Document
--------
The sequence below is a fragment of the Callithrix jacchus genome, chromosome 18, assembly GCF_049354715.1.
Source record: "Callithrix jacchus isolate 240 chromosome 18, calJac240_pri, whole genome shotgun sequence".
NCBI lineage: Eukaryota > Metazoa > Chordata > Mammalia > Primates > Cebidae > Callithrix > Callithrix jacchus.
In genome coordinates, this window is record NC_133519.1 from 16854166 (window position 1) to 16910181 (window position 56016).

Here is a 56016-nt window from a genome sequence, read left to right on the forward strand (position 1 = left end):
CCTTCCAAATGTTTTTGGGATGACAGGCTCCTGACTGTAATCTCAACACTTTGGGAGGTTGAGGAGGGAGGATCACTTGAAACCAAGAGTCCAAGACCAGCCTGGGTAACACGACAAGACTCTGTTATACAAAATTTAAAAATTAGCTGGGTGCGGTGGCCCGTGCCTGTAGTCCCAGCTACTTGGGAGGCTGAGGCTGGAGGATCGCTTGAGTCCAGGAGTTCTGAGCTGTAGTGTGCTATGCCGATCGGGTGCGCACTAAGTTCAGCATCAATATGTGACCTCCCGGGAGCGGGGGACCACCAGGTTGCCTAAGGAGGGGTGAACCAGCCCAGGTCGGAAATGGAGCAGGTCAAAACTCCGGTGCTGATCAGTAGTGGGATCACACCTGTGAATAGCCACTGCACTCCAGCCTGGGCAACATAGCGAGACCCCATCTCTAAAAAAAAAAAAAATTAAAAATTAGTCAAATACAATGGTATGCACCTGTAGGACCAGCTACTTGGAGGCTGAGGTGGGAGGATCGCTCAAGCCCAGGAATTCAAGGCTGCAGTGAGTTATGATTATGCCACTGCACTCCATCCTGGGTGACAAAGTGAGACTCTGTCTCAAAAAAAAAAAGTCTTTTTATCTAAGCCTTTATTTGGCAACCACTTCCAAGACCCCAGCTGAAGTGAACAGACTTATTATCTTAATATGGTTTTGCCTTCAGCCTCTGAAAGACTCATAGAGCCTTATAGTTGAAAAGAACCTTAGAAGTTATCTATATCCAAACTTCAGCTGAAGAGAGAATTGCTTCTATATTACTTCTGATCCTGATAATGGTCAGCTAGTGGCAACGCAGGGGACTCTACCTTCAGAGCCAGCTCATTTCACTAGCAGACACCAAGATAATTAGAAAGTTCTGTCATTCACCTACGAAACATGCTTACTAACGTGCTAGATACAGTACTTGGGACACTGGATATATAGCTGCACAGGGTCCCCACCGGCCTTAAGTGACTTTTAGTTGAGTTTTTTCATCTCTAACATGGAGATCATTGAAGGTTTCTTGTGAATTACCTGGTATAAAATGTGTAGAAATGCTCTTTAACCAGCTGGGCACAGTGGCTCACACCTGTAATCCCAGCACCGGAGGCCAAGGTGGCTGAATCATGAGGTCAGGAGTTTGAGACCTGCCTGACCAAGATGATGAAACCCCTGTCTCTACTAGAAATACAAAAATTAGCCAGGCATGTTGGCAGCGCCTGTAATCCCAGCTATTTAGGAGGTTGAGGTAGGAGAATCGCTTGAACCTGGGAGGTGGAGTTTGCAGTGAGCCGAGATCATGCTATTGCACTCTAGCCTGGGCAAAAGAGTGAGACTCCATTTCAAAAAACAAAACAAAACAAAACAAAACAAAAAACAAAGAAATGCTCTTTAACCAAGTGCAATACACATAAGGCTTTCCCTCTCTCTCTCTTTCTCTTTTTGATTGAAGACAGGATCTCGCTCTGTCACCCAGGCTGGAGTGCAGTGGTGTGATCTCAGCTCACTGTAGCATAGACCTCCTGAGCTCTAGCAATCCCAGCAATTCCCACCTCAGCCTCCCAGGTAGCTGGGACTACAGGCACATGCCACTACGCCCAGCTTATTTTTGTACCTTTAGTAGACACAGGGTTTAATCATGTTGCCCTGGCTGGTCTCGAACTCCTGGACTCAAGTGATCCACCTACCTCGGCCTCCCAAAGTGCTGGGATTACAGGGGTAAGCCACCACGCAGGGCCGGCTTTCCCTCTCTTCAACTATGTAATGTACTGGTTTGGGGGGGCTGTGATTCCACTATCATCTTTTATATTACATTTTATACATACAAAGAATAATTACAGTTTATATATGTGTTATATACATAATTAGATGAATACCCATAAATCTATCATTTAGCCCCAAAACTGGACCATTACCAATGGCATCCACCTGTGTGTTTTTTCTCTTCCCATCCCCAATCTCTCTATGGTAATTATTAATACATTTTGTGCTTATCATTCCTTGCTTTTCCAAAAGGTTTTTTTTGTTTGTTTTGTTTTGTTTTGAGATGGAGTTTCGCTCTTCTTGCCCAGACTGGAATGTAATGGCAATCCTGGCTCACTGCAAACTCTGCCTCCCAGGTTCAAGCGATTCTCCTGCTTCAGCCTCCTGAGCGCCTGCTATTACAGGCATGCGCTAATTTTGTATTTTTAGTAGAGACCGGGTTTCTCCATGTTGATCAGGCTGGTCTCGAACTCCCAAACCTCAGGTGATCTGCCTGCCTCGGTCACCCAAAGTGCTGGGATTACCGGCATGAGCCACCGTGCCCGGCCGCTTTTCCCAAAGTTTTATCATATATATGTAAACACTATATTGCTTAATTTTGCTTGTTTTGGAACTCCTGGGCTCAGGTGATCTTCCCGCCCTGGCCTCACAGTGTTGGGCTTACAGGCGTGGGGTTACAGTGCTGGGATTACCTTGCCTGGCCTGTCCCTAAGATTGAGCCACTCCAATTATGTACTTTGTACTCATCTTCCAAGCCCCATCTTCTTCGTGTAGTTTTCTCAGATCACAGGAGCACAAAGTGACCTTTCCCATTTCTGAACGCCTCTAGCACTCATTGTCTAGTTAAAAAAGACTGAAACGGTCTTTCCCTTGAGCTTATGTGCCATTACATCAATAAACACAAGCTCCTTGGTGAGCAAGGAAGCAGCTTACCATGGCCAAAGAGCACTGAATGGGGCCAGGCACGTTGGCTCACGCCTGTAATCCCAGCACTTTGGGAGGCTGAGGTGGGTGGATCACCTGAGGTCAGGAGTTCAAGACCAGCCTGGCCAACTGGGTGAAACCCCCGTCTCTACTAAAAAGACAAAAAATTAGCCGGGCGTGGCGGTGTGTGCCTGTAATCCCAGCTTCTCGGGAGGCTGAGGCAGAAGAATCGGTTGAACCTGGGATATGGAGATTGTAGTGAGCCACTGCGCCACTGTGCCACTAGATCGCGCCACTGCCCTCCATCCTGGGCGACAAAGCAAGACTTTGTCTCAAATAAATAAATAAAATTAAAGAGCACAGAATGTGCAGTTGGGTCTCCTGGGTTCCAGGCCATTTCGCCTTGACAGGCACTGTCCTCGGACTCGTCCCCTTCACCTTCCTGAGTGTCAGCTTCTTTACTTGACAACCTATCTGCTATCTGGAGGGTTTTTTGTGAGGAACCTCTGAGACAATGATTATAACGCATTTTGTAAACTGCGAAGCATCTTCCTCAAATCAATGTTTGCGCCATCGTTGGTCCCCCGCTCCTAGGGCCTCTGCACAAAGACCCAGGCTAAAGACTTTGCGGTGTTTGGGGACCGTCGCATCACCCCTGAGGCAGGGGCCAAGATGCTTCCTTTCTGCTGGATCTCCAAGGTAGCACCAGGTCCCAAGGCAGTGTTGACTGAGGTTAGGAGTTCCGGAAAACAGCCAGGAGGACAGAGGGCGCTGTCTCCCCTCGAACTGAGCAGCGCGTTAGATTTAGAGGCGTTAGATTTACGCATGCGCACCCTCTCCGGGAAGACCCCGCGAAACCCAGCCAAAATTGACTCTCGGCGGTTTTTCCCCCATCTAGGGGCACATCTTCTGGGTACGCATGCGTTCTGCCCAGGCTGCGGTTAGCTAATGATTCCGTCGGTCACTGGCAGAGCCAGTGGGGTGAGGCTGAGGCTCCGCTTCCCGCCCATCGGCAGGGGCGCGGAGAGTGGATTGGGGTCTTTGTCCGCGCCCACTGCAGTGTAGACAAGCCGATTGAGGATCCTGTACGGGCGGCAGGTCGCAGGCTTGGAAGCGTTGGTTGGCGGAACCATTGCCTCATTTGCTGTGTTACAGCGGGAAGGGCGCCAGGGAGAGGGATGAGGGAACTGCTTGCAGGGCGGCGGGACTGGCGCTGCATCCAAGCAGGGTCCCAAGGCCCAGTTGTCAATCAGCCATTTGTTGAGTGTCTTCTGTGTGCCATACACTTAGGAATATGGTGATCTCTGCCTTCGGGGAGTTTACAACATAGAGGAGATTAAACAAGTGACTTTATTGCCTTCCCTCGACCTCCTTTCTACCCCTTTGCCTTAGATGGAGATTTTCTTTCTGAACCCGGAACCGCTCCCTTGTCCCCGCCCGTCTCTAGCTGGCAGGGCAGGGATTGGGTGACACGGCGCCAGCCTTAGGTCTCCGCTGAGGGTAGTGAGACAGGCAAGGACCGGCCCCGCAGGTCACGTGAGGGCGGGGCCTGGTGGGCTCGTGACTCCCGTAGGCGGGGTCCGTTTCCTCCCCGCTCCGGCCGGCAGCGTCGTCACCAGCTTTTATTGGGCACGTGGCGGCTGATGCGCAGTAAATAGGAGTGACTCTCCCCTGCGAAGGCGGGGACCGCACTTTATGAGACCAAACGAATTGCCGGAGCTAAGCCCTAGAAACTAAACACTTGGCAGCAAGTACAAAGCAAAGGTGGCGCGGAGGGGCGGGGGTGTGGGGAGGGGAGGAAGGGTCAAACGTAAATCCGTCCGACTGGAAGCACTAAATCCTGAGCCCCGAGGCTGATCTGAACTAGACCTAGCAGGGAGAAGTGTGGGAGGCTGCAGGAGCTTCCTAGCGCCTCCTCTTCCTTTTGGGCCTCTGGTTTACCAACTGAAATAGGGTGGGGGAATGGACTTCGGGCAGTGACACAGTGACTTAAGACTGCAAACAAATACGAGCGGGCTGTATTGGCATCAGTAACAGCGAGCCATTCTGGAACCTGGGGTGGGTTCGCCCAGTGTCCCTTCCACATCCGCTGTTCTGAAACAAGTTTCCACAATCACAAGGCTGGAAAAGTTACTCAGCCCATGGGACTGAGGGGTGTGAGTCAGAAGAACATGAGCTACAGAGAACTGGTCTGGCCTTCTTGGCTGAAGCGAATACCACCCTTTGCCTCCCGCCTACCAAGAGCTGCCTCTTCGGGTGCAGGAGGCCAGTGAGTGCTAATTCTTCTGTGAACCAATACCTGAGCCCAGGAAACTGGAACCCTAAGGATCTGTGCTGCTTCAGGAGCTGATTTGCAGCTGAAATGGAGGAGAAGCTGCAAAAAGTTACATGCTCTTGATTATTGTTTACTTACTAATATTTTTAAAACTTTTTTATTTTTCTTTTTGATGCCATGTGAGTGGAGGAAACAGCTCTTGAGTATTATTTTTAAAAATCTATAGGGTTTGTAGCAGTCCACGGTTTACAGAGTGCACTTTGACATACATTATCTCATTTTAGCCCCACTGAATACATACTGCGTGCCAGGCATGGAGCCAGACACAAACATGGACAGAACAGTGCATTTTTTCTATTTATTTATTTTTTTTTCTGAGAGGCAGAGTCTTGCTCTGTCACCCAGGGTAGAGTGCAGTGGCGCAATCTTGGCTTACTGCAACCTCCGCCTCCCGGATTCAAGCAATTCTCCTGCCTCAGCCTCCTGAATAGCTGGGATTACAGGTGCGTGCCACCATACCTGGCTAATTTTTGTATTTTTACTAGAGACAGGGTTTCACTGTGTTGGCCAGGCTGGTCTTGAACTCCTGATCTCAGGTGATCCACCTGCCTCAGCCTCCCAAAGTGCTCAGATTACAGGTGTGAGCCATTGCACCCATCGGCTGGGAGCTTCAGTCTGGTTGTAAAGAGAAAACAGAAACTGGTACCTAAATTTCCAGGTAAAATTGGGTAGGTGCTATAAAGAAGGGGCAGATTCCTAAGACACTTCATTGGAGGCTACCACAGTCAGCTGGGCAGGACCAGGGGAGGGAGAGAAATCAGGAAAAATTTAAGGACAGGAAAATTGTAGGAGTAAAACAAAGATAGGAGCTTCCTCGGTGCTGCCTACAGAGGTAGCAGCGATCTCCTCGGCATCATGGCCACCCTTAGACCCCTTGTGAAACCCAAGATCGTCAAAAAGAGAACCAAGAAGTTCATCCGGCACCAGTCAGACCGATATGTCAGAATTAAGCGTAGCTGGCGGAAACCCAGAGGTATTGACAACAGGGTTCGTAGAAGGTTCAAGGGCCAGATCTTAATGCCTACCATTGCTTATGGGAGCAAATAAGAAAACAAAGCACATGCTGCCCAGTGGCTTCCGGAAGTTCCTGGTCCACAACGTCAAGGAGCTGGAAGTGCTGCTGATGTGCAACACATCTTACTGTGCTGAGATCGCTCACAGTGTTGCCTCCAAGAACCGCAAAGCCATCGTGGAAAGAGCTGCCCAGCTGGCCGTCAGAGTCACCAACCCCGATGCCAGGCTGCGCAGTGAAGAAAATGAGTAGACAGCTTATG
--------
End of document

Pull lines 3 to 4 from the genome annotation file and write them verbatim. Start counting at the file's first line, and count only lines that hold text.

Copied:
NCBI lineage: Eukaryota > Metazoa > Chordata > Mammalia > Primates > Cebidae > Callithrix > Callithrix jacchus.
In genome coordinates, this window is record NC_133519.1 from 16854166 (window position 1) to 16910181 (window position 56016).